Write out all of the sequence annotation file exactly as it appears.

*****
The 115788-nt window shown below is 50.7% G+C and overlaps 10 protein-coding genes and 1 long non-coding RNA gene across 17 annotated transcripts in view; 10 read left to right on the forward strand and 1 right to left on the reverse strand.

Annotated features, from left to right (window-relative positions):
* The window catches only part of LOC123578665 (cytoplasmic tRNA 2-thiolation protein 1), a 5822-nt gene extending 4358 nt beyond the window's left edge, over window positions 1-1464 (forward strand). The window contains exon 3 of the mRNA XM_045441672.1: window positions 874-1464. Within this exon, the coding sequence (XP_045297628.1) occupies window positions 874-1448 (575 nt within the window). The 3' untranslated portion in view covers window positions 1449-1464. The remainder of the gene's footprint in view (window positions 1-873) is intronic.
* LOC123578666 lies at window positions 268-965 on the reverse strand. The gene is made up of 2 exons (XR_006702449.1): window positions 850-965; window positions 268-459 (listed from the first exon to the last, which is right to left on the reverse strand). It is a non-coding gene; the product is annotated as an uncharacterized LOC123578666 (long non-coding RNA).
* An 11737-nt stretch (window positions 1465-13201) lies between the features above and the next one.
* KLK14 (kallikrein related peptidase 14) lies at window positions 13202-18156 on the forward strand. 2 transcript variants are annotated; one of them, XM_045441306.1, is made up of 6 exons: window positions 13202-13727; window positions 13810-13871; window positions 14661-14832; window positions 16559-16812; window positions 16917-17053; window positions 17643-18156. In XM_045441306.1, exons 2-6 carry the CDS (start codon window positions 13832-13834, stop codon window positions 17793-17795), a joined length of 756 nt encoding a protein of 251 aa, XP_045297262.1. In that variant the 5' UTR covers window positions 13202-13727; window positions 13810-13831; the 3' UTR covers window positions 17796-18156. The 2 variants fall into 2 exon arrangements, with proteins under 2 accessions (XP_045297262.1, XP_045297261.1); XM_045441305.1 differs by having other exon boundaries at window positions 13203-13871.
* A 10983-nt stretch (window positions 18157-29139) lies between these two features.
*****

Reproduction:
The 115788-nt window shown below is 50.7% G+C and overlaps 10 protein-coding genes and 1 long non-coding RNA gene across 17 annotated transcripts in view; 10 read left to right on the forward strand and 1 right to left on the reverse strand.

Annotated features, from left to right (window-relative positions):
* The window catches only part of LOC123578665 (cytoplasmic tRNA 2-thiolation protein 1), a 5822-nt gene extending 4358 nt beyond the window's left edge, over window positions 1-1464 (forward strand). The window contains exon 3 of the mRNA XM_045441672.1: window positions 874-1464. Within this exon, the coding sequence (XP_045297628.1) occupies window positions 874-1448 (575 nt within the window). The 3' untranslated portion in view covers window positions 1449-1464. The remainder of the gene's footprint in view (window positions 1-873) is intronic.
* LOC123578666 lies at window positions 268-965 on the reverse strand. The gene is made up of 2 exons (XR_006702449.1): window positions 850-965; window positions 268-459 (listed from the first exon to the last, which is right to left on the reverse strand). It is a non-coding gene; the product is annotated as an uncharacterized LOC123578666 (long non-coding RNA).
* An 11737-nt stretch (window positions 1465-13201) lies between the features above and the next one.
* KLK14 (kallikrein related peptidase 14) lies at window positions 13202-18156 on the forward strand. 2 transcript variants are annotated; one of them, XM_045441306.1, is made up of 6 exons: window positions 13202-13727; window positions 13810-13871; window positions 14661-14832; window positions 16559-16812; window positions 16917-17053; window positions 17643-18156. In XM_045441306.1, exons 2-6 carry the CDS (start codon window positions 13832-13834, stop codon window positions 17793-17795), a joined length of 756 nt encoding a protein of 251 aa, XP_045297262.1. In that variant the 5' UTR covers window positions 13202-13727; window positions 13810-13831; the 3' UTR covers window positions 17796-18156. The 2 variants fall into 2 exon arrangements, with proteins under 2 accessions (XP_045297262.1, XP_045297261.1); XM_045441305.1 differs by having other exon boundaries at window positions 13203-13871.
* A 10983-nt stretch (window positions 18157-29139) lies between these two features.